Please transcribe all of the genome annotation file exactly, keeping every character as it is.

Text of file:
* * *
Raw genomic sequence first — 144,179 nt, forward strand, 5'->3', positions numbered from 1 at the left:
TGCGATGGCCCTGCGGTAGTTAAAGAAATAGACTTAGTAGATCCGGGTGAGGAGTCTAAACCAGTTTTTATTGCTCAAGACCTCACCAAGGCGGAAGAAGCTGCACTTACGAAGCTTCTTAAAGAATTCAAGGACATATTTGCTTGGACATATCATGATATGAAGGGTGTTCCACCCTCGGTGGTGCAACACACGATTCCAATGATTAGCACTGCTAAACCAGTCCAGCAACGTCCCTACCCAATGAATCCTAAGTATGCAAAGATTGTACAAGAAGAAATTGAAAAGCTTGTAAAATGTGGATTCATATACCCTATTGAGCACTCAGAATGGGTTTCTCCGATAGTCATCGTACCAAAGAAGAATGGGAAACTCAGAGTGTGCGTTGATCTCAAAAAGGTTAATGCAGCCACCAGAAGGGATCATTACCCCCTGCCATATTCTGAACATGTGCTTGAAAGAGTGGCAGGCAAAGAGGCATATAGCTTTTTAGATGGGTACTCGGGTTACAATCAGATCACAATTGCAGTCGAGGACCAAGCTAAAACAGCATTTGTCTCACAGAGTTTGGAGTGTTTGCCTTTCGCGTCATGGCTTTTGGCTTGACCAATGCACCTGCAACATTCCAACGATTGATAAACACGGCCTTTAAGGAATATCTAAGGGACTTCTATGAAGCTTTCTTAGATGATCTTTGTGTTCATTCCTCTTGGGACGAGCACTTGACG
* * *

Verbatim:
Raw genomic sequence first — 144,179 nt, forward strand, 5'->3', positions numbered from 1 at the left:
TGCGATGGCCCTGCGGTAGTTAAAGAAATAGACTTAGTAGATCCGGGTGAGGAGTCTAAACCAGTTTTTATTGCTCAAGACCTCACCAAGGCGGAAGAAGCTGCACTTACGAAGCTTCTTAAAGAATTCAAGGACATATTTGCTTGGACATATCATGATATGAAGGGTGTTCCACCCTCGGTGGTGCAACACACGATTCCAATGATTAGCACTGCTAAACCAGTCCAGCAACGTCCCTACCCAATGAATCCTAAGTATGCAAAGATTGTACAAGAAGAAATTGAAAAGCTTGTAAAATGTGGATTCATATACCCTATTGAGCACTCAGAATGGGTTTCTCCGATAGTCATCGTACCAAAGAAGAATGGGAAACTCAGAGTGTGCGTTGATCTCAAAAAGGTTAATGCAGCCACCAGAAGGGATCATTACCCCCTGCCATATTCTGAACATGTGCTTGAAAGAGTGGCAGGCAAAGAGGCATATAGCTTTTTAGATGGGTACTCGGGTTACAATCAGATCACAATTGCAGTCGAGGACCAAGCTAAAACAGCATTTGTCTCACAGAGTTTGGAGTGTTTGCCTTTCGCGTCATGGCTTTTGGCTTGACCAATGCACCTGCAACATTCCAACGATTGATAAACACGGCCTTTAAGGAATATCTAAGGGACTTCTATGAAGCTTTCTTAGATGATCTTTGTGTTCATTCCTCTTGGGACGAGCACTTGACG